Image courtesy of Goran Horvat
Almost everyone now knows of Greta Thunberg.
In 2018, this 15-year old Swedish environmental activist sat outside of the Swedish Parliament to demand climate action. Her small act of holding a poster outside of Parliament turned into a worldwide youth climate movement with more than 14,000,000 people that continues to grow.
Seeing the lack of urgency in tackling the climate crisis—especially from world leaders and others in power—the youth population across the world are holding their officials accountable and taking charge of their future. Often, young people are left out of the conversation surrounding climate change, or their voices aren’t taken as seriously. But intergenerational collaboration is critical for addressing the climate crisis.
Youth voices offer crucial perspectives, particularly as those who will have to live with the long-lasting repercussions of climate change in the future, and there’s much we can learn from them. Below are four key lessons from the youth climate movement.
1. Representation is Key
The youth population recognizes how the environmental movement has been largely centered around the stories and successes of White and cis-gendered people. The lack of voices from other cultural backgrounds or other gender identities/expressions has left a hole in mainstream climate advocacy. But, because of the efforts of youth climate activists, people from diverse backgrounds are engaging in the youth climate movement.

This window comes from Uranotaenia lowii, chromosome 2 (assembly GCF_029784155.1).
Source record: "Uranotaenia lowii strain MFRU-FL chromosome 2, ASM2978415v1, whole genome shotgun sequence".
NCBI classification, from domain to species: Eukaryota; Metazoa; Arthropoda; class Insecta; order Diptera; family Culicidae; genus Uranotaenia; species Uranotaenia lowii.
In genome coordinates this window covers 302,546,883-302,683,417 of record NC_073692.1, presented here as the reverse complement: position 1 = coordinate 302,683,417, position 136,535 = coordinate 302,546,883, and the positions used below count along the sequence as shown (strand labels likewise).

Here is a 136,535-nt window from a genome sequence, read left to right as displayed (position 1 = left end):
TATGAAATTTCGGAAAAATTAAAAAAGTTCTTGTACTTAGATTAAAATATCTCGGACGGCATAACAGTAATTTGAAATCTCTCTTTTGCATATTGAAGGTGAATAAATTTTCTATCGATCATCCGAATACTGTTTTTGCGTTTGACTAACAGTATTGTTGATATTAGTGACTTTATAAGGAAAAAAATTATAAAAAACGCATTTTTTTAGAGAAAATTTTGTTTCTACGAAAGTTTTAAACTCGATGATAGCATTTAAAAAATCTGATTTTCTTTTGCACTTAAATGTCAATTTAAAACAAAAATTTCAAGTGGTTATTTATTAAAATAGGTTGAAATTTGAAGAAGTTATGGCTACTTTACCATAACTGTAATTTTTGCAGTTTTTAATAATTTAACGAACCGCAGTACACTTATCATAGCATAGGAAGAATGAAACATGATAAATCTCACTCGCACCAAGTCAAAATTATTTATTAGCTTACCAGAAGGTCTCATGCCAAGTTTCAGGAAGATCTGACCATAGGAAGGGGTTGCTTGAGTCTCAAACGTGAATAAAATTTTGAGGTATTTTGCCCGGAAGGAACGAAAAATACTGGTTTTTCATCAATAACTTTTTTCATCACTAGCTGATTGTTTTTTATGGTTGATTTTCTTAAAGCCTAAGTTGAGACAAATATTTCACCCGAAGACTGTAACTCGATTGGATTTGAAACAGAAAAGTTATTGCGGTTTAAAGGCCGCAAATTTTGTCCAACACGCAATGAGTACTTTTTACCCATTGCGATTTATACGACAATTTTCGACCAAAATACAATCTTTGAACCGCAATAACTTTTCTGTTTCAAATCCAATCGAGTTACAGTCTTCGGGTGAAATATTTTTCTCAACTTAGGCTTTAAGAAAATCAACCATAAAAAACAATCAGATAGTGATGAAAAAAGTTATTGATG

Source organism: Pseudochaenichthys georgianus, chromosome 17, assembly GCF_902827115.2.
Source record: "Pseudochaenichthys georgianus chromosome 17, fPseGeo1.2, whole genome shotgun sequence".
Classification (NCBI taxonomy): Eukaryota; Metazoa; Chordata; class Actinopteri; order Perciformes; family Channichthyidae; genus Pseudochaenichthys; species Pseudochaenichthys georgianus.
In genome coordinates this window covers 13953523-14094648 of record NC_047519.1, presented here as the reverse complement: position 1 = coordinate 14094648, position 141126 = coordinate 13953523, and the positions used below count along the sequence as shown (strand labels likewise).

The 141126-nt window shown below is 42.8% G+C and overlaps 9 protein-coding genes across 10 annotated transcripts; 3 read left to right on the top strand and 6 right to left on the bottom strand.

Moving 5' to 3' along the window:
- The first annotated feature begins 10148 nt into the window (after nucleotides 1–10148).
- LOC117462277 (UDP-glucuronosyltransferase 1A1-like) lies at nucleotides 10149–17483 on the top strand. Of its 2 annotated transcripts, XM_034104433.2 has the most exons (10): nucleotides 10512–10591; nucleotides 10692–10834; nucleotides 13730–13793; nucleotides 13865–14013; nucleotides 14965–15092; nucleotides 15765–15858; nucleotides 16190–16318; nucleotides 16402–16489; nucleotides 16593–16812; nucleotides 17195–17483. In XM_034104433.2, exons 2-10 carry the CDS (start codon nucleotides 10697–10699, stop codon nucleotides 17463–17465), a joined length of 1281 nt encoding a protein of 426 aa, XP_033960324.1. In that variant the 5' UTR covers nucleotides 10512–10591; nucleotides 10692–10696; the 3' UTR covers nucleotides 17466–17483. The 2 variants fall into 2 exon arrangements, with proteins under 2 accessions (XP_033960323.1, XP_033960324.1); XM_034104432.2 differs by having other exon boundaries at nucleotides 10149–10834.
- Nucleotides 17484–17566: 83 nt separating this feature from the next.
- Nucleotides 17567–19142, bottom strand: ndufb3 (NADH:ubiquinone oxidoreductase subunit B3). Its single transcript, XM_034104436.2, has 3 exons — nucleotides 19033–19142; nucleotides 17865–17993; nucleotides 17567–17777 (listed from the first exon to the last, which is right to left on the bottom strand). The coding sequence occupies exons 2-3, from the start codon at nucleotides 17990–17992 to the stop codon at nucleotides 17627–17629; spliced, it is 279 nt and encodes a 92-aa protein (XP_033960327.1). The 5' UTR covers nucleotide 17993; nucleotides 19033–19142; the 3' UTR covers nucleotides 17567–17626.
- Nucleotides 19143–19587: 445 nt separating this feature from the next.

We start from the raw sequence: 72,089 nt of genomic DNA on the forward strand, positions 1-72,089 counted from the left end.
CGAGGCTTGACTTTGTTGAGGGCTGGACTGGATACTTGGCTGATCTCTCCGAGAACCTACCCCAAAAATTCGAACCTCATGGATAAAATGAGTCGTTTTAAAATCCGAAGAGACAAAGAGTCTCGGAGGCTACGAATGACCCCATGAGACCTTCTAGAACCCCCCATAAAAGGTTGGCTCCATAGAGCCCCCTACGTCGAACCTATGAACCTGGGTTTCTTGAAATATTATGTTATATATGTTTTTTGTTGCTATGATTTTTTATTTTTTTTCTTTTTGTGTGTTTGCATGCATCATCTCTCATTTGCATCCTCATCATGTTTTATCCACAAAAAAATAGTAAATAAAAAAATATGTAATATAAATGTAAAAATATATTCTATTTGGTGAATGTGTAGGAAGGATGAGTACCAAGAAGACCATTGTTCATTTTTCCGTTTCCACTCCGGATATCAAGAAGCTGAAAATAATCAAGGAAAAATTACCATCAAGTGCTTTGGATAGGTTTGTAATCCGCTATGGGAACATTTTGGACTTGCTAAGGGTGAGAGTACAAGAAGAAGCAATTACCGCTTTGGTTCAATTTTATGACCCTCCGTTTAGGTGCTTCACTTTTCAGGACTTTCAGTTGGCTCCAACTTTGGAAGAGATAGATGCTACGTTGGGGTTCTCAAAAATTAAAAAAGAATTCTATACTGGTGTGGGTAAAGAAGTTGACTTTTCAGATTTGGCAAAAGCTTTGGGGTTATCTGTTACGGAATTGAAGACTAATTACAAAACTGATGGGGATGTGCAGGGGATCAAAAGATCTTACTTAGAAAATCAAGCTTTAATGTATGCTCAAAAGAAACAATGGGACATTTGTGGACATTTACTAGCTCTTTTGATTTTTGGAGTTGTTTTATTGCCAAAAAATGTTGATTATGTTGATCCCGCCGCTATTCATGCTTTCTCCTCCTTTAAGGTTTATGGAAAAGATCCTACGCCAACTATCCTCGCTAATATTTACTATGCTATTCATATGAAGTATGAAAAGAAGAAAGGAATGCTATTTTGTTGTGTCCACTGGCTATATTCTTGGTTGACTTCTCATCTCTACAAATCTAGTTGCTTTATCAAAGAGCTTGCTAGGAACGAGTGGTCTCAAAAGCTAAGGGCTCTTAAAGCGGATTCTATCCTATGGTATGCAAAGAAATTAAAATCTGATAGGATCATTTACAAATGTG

Young people have taken it upon themselves to increase representation within the climate movement knowing that those who aren't being represented are often those most affected by climate change. Whether it’s in their schools, clubs, social media, or organizations, young people are fighting for a just future by increasing the visibility of BIPOC, LGBTQIA2S, and Disabled communities and advocates.
Izzy Laderman, Xuihtezcatl Martinez, Mari Copeny, and Xiye Bastida—among many others—are youth climate activists using their platforms to show the importance of diversity and inclusion in the climate movement.
Izzy Laderman (she/her)
Izzy is the founder of Disability Awareness around Climate Change (DAACC). She recognizes how ableist the climate movement often is, and seeks to raise awareness on the unique impact of climate change on people with disabilities. She advocates for people with disabilities to not only be part of the climate movement but also be leaders within it. She hopes to spread awareness of the importance of intersectionality within climate justice movements.
Xiuhtezcatl Martinez (he/him)
Xiuhtezcatl started his advocacy at the young age of 6 when he spoke publicly about the sacredness of the planet. Informed by his Indigenous Aztec cultural background, Xiuhtezcatl sees the urgency of climate action and uses his platform as the youth director of Earth Guardians as well as a musician to spread his knowledge and demand action. For sustainable change, Xiuhtezcatl recognizes that he must not only target those already in power but inspire and create more youth-driven grassroots efforts.
Mari Copeny (she/her)